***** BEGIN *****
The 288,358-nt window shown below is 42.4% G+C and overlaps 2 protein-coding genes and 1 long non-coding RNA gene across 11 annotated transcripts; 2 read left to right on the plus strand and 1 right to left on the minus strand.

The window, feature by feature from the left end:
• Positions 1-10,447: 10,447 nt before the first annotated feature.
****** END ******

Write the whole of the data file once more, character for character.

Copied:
The 288,358-nt window shown below is 42.4% G+C and overlaps 2 protein-coding genes and 1 long non-coding RNA gene across 11 annotated transcripts; 2 read left to right on the plus strand and 1 right to left on the minus strand.

The window, feature by feature from the left end:
• Positions 1-10,447: 10,447 nt before the first annotated feature.